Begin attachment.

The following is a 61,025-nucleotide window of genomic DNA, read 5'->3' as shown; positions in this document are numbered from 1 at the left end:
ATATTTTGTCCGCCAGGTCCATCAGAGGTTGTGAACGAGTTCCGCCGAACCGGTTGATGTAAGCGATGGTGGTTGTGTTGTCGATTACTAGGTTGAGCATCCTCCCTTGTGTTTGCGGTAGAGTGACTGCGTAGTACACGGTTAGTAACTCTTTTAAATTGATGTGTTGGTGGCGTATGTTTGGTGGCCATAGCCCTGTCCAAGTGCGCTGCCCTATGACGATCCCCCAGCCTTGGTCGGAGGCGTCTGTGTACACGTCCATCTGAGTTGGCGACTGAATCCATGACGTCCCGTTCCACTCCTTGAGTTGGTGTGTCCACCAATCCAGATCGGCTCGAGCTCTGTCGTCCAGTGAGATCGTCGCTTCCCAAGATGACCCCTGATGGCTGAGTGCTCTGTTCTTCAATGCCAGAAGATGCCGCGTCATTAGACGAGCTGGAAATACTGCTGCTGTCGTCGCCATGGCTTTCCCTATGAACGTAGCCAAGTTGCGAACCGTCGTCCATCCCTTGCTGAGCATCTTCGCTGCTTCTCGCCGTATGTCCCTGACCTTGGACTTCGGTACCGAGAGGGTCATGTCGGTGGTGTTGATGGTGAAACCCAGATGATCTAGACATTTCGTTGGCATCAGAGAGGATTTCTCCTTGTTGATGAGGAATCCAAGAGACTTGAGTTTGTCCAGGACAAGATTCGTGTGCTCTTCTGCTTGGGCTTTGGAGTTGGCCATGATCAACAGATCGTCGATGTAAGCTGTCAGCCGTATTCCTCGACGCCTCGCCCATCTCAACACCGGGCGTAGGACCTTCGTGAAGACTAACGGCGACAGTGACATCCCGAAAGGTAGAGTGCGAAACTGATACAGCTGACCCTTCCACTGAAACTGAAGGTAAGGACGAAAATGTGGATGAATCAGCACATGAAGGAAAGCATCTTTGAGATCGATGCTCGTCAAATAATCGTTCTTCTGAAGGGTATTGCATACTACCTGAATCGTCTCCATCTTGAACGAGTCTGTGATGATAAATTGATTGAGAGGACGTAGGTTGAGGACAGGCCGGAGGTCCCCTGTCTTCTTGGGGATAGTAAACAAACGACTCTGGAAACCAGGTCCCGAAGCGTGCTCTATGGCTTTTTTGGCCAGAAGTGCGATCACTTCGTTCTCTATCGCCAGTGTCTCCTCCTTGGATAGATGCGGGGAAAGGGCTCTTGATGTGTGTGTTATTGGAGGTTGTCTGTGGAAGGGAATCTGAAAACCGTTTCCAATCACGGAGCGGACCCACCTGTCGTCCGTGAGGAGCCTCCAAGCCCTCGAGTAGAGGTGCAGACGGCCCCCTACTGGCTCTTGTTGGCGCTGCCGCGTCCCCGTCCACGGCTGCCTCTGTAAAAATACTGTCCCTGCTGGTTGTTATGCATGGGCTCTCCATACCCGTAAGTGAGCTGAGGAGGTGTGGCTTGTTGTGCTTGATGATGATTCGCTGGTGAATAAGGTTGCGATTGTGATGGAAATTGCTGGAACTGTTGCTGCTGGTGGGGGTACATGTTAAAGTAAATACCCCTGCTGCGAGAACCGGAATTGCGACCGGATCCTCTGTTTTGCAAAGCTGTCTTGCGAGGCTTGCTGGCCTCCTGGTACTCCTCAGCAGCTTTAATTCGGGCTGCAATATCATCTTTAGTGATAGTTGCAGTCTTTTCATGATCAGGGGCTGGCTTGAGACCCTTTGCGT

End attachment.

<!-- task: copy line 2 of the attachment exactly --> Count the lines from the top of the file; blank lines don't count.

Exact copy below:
ATATTTTGTCCGCCAGGTCCATCAGAGGTTGTGAACGAGTTCCGCCGAACCGGTTGATGTAAGCGATGGTGGTTGTGTTGTCGATTACTAGGTTGAGCATCCTCCCTTGTGTTTGCGGTAGAGTGACTGCGTAGTACACGGTTAGTAACTCTTTTAAATTGATGTGTTGGTGGCGTATGTTTGGTGGCCATAGCCCTGTCCAAGTGCGCTGCCCTATGACGATCCCCCAGCCTTGGTCGGAGGCGTCTGTGTACACGTCCATCTGAGTTGGCGACTGAATCCATGACGTCCCGTTCCACTCCTTGAGTTGGTGTGTCCACCAATCCAGATCGGCTCGAGCTCTGTCGTCCAGTGAGATCGTCGCTTCCCAAGATGACCCCTGATGGCTGAGTGCTCTGTTCTTCAATGCCAGAAGATGCCGCGTCATTAGACGAGCTGGAAATACTGCTGCTGTCGTCGCCATGGCTTTCCCTATGAACGTAGCCAAGTTGCGAACCGTCGTCCATCCCTTGCTGAGCATCTTCGCTGCTTCTCGCCGTATGTCCCTGACCTTGGACTTCGGTACCGAGAGGGTCATGTCGGTGGTGTTGATGGTGAAACCCAGATGATCTAGACATTTCGTTGGCATCAGAGAGGATTTCTCCTTGTTGATGAGGAATCCAAGAGACTTGAGTTTGTCCAGGACAAGATTCGTGTGCTCTTCTGCTTGGGCTTTGGAGTTGGCCATGATCAACAGATCGTCGATGTAAGCTGTCAGCCGTATTCCTCGACGCCTCGCCCATCTCAACACCGGGCGTAGGACCTTCGTGAAGACTAACGGCGACAGTGACATCCCGAAAGGTAGAGTGCGAAACTGATACAGCTGACCCTTCCACTGAAACTGAAGGTAAGGACGAAAATGTGGATGAATCAGCACATGAAGGAAAGCATCTTTGAGATCGATGCTCGTCAAATAATCGTTCTTCTGAAGGGTATTGCATACTACCTGAATCGTCTCCATCTTGAACGAGTCTGTGATGATAAATTGATTGAGAGGACGTAGGTTGAGGACAGGCCGGAGGTCCCCTGTCTTCTTGGGGATAGTAAACAAACGACTCTGGAAACCAGGTCCCGAAGCGTGCTCTATGGCTTTTTTGGCCAGAAGTGCGATCACTTCGTTCTCTATCGCCAGTGTCTCCTCCTTGGATAGATGCGGGGAAAGGGCTCTTGATGTGTGTGTTATTGGAGGTTGTCTGTGGAAGGGAATCTGAAAACCGTTTCCAATCACGGAGCGGACCCACCTGTCGTCCGTGAGGAGCCTCCAAGCCCTCGAGTAGAGGTGCAGACGGCCCCCTACTGGCTCTTGTTGGCGCTGCCGCGTCCCCGTCCACGGCTGCCTCTGTAAAAATACTGTCCCTGCTGGTTGTTATGCATGGGCTCTCCATACCCGTAAGTGAGCTGAGGAGGTGTGGCTTGTTGTGCTTGATGATGATTCGCTGGTGAATAAGGTTGCGATTGTGATGGAAATTGCTGGAACTGTTGCTGCTGGTGGGGGTACATGTTAAAGTAAATACCCCTGCTGCGAGAACCGGAATTGCGACCGGATCCTCTGTTTTGCAAAGCTGTCTTGCGAGGCTTGCTGGCCTCCTGGTACTCCTCAGCAGCTTTAATTCGGGCTGCAATATCATCTTTAGTGATAGTTGCAGTCTTTTCATGATCAGGGGCTGGCTTGAGACCCTTTGCGT